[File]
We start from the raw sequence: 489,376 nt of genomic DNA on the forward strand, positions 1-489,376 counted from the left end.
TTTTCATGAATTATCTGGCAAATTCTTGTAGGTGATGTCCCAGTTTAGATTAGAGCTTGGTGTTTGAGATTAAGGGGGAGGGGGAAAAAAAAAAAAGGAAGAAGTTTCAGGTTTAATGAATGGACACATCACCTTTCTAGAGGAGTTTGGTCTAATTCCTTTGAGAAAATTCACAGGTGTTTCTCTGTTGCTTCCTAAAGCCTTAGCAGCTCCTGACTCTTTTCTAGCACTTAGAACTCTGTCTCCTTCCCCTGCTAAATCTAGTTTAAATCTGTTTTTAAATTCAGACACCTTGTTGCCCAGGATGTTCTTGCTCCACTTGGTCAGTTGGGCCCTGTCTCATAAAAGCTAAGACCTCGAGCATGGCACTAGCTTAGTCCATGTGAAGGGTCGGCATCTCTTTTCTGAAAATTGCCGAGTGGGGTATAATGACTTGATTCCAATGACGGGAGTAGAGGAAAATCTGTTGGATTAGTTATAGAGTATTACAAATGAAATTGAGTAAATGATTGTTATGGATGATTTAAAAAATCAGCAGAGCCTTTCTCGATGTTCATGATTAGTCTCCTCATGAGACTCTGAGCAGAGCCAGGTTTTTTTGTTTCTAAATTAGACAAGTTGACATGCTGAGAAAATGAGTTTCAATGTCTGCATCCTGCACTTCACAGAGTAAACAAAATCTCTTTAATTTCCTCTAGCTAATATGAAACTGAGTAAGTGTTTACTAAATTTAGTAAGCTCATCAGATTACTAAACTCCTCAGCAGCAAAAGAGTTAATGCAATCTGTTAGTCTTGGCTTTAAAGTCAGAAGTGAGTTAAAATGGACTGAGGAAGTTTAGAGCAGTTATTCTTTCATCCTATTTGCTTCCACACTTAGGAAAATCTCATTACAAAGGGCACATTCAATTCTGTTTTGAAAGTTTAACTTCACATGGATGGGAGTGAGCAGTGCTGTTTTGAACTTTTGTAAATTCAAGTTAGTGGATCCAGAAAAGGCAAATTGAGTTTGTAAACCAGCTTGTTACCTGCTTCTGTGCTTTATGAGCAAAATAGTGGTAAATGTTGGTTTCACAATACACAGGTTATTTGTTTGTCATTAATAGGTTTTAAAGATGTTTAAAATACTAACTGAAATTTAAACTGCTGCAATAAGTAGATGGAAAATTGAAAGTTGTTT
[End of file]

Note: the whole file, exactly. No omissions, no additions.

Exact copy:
We start from the raw sequence: 489,376 nt of genomic DNA on the forward strand, positions 1-489,376 counted from the left end.
TTTTCATGAATTATCTGGCAAATTCTTGTAGGTGATGTCCCAGTTTAGATTAGAGCTTGGTGTTTGAGATTAAGGGGGAGGGGGAAAAAAAAAAAAGGAAGAAGTTTCAGGTTTAATGAATGGACACATCACCTTTCTAGAGGAGTTTGGTCTAATTCCTTTGAGAAAATTCACAGGTGTTTCTCTGTTGCTTCCTAAAGCCTTAGCAGCTCCTGACTCTTTTCTAGCACTTAGAACTCTGTCTCCTTCCCCTGCTAAATCTAGTTTAAATCTGTTTTTAAATTCAGACACCTTGTTGCCCAGGATGTTCTTGCTCCACTTGGTCAGTTGGGCCCTGTCTCATAAAAGCTAAGACCTCGAGCATGGCACTAGCTTAGTCCATGTGAAGGGTCGGCATCTCTTTTCTGAAAATTGCCGAGTGGGGTATAATGACTTGATTCCAATGACGGGAGTAGAGGAAAATCTGTTGGATTAGTTATAGAGTATTACAAATGAAATTGAGTAAATGATTGTTATGGATGATTTAAAAAATCAGCAGAGCCTTTCTCGATGTTCATGATTAGTCTCCTCATGAGACTCTGAGCAGAGCCAGGTTTTTTTGTTTCTAAATTAGACAAGTTGACATGCTGAGAAAATGAGTTTCAATGTCTGCATCCTGCACTTCACAGAGTAAACAAAATCTCTTTAATTTCCTCTAGCTAATATGAAACTGAGTAAGTGTTTACTAAATTTAGTAAGCTCATCAGATTACTAAACTCCTCAGCAGCAAAAGAGTTAATGCAATCTGTTAGTCTTGGCTTTAAAGTCAGAAGTGAGTTAAAATGGACTGAGGAAGTTTAGAGCAGTTATTCTTTCATCCTATTTGCTTCCACACTTAGGAAAATCTCATTACAAAGGGCACATTCAATTCTGTTTTGAAAGTTTAACTTCACATGGATGGGAGTGAGCAGTGCTGTTTTGAACTTTTGTAAATTCAAGTTAGTGGATCCAGAAAAGGCAAATTGAGTTTGTAAACCAGCTTGTTACCTGCTTCTGTGCTTTATGAGCAAAATAGTGGTAAATGTTGGTTTCACAATACACAGGTTATTTGTTTGTCATTAATAGGTTTTAAAGATGTTTAAAATACTAACTGAAATTTAAACTGCTGCAATAAGTAGATGGAAAATTGAAAGTTGTTT